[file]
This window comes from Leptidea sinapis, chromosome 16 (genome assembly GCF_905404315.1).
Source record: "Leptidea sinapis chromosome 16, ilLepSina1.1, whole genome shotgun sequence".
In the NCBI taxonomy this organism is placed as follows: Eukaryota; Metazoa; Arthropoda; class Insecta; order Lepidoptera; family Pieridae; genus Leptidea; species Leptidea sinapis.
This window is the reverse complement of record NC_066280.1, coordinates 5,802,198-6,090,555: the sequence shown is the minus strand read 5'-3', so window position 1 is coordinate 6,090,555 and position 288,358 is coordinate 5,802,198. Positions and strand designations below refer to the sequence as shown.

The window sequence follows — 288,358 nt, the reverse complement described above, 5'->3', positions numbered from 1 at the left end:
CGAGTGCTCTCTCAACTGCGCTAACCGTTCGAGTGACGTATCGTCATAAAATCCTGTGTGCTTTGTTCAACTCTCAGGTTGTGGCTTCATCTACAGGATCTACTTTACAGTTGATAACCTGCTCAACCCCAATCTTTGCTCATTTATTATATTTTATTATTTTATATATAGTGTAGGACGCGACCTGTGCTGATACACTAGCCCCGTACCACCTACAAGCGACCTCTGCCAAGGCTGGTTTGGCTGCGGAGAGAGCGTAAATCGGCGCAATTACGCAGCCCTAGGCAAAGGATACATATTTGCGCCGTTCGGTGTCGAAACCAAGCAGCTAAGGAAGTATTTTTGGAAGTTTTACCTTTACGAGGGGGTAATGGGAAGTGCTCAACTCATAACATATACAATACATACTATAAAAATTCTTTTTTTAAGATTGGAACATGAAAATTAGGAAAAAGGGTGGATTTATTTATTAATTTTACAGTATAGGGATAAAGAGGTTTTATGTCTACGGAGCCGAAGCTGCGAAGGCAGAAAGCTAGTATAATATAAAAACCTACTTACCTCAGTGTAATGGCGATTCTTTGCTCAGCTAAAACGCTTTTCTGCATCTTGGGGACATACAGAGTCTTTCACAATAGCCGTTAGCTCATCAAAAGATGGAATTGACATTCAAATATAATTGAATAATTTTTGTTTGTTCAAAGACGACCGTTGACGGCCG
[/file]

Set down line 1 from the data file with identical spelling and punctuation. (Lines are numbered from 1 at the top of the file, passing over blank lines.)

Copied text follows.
This window comes from Leptidea sinapis, chromosome 16 (genome assembly GCF_905404315.1).